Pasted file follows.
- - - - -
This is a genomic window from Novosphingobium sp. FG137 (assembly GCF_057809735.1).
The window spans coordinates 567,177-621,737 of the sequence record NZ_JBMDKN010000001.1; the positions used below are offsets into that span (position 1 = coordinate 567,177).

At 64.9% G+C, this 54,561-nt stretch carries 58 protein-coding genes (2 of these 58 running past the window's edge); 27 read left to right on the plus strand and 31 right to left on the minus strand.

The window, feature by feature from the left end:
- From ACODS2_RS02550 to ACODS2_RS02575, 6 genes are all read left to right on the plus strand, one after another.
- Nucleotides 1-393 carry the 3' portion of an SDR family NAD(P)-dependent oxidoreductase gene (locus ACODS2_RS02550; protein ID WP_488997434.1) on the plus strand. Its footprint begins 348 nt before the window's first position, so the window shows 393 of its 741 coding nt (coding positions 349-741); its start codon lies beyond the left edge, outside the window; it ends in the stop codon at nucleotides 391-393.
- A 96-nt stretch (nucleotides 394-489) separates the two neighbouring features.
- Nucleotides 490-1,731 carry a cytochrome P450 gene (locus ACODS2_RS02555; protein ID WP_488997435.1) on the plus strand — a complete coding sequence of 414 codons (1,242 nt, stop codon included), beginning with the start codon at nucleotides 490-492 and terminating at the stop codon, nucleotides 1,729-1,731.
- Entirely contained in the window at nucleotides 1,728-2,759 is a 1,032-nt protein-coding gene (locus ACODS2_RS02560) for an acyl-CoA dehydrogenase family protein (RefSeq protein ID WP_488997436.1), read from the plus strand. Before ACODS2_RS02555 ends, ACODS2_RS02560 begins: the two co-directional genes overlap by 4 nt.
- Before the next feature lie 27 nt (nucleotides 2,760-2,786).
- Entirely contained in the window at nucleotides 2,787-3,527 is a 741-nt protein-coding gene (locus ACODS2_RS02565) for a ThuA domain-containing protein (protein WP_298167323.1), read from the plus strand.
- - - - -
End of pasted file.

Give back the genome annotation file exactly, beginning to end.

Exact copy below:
This is a genomic window from Novosphingobium sp. FG137 (assembly GCF_057809735.1).
The window spans coordinates 567,177-621,737 of the sequence record NZ_JBMDKN010000001.1; the positions used below are offsets into that span (position 1 = coordinate 567,177).

At 64.9% G+C, this 54,561-nt stretch carries 58 protein-coding genes (2 of these 58 running past the window's edge); 27 read left to right on the plus strand and 31 right to left on the minus strand.

The window, feature by feature from the left end:
- From ACODS2_RS02550 to ACODS2_RS02575, 6 genes are all read left to right on the plus strand, one after another.
- Nucleotides 1-393 carry the 3' portion of an SDR family NAD(P)-dependent oxidoreductase gene (locus ACODS2_RS02550; protein ID WP_488997434.1) on the plus strand. Its footprint begins 348 nt before the window's first position, so the window shows 393 of its 741 coding nt (coding positions 349-741); its start codon lies beyond the left edge, outside the window; it ends in the stop codon at nucleotides 391-393.
- A 96-nt stretch (nucleotides 394-489) separates the two neighbouring features.
- Nucleotides 490-1,731 carry a cytochrome P450 gene (locus ACODS2_RS02555; protein ID WP_488997435.1) on the plus strand — a complete coding sequence of 414 codons (1,242 nt, stop codon included), beginning with the start codon at nucleotides 490-492 and terminating at the stop codon, nucleotides 1,729-1,731.
- Entirely contained in the window at nucleotides 1,728-2,759 is a 1,032-nt protein-coding gene (locus ACODS2_RS02560) for an acyl-CoA dehydrogenase family protein (RefSeq protein ID WP_488997436.1), read from the plus strand. Before ACODS2_RS02555 ends, ACODS2_RS02560 begins: the two co-directional genes overlap by 4 nt.
- Before the next feature lie 27 nt (nucleotides 2,760-2,786).
- Entirely contained in the window at nucleotides 2,787-3,527 is a 741-nt protein-coding gene (locus ACODS2_RS02565) for a ThuA domain-containing protein (protein WP_298167323.1), read from the plus strand.